There are many reasons to exercise: building muscle, increasing metabolism, improving energy, and feeling better are probably all on your list. But how about improving your balance? Though it may not be the first thing you think of, good balance is one of the hidden gems that you receive from regular workouts. Things that might seem second nature to you like a stationary lunge or side plank actually require balance and stability that many people who don’t exercise are unable to do. Improving balance is important for your overall fitness and everyday activities, but it is even more important to focus on as you age.
The Importance of Good Balance
Balance is one of those things where you might not realize the importance of it until you start to lose it. And for most of us, this loss comes with old age. For some seniors poor balance and falling can stem from medical issues that they have no control of. But for a good majority of these folks, it is simply a matter of losing strength and the natural ability to move the way you did when you were younger because you simply don’t do it anymore. And in case you don’t think you need to take it all that seriously, consider that falls are the leading cause of death from injury among people 65 and older. And it only takes one fall to take you off your feet for weeks or months or possibly remove your independence completely.
Now before you get too bummed, let’s set the record straight about poor balance as you age: it does NOT just come with the territory. You do not have to accept it as a given. According to the National Counsel on Aging falling is NOT an inevitable result of aging. That’s right – you can do your part now to help prevent falling later.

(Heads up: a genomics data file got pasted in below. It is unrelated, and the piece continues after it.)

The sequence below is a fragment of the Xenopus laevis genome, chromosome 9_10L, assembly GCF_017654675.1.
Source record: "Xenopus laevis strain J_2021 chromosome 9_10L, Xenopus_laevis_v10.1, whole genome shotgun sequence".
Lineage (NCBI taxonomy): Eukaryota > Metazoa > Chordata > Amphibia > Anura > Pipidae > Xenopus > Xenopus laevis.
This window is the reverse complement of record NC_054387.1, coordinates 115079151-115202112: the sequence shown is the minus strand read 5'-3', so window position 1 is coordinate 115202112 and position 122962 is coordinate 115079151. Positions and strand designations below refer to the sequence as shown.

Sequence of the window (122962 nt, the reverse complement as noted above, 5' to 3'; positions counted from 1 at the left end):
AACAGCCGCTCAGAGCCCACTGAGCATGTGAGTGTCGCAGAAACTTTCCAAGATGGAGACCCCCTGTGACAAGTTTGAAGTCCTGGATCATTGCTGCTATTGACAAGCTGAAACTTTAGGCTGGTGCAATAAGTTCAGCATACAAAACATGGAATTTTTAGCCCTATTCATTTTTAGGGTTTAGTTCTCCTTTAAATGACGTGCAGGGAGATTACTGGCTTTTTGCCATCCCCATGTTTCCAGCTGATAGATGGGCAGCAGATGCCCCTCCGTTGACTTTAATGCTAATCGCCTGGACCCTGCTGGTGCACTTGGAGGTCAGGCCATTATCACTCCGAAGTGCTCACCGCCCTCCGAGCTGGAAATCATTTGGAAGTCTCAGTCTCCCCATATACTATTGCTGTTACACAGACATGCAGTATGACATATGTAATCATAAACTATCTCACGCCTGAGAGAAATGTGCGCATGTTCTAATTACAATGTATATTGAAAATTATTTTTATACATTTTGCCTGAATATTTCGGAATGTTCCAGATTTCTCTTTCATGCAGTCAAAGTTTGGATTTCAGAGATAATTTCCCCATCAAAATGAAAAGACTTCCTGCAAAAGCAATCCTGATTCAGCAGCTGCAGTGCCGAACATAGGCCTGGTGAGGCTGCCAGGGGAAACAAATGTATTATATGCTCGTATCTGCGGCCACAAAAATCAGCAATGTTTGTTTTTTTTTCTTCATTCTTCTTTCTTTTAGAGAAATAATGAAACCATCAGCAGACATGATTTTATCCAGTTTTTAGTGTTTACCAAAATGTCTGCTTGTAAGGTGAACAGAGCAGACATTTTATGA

Think of it this way: just like you shouldn’t wait until you are 65 to start thinking about saving money for retirement, you also shouldn’t wait until you are older to prepare your body for the strength and balance you will need to stay independent and strong for as long as possible! Nobody wants to depend on others for help with daily activities.
The good news is that there are countless ways to improve your balance. Some things are super simple that you can incorporate into your every day life:
Simple Ways To Improve Balance:
- Stand on one foot while brushing your teeth
- Sit on an exercise ball at your desk instead of a chair
- Squat one inch over the toilet seat rather than sitting (for short trips)
- Walk with a book on your head. (Old school but effective!)
- Take yoga classes!
- Stand still with your eyes closed. Pick up a foot, count to 10 then switch.
Improving balance can start with those simple every day tips and move into all-out workouts that zero in on core and stability training. That’s what we have for you here! Below are two workouts designed to help you improve your balance and work on good stability. If you are a fitness warrior who likes to work up a good sweat you’ll definitely want the first challenge: Bosu Balance Body Blast. In this workout, you’ll receive cardio, strength, core and balance all together! If you are looking strictly for core and balance without all the other “workout stuff”, then stick with workout number two: Basic Balance Challenge Workout. This is a series of stationary poses and some core strength exercises, all designed to give you the foundation of strength and balance that will last! Got 15 minutes? You can do this workout!
Bosu Balance Body Blast
This workout will get you sweating, make you stronger and improve your balance using a BOSU as your tool for success! Follow the directions for each exercise below remembering that sometimes you work with the flat side of the BOSU up and sometimes it is down. The exercises are placed in pairs so you’ll do two in a row with no break in between and repeat that pair before moving on to the next pair.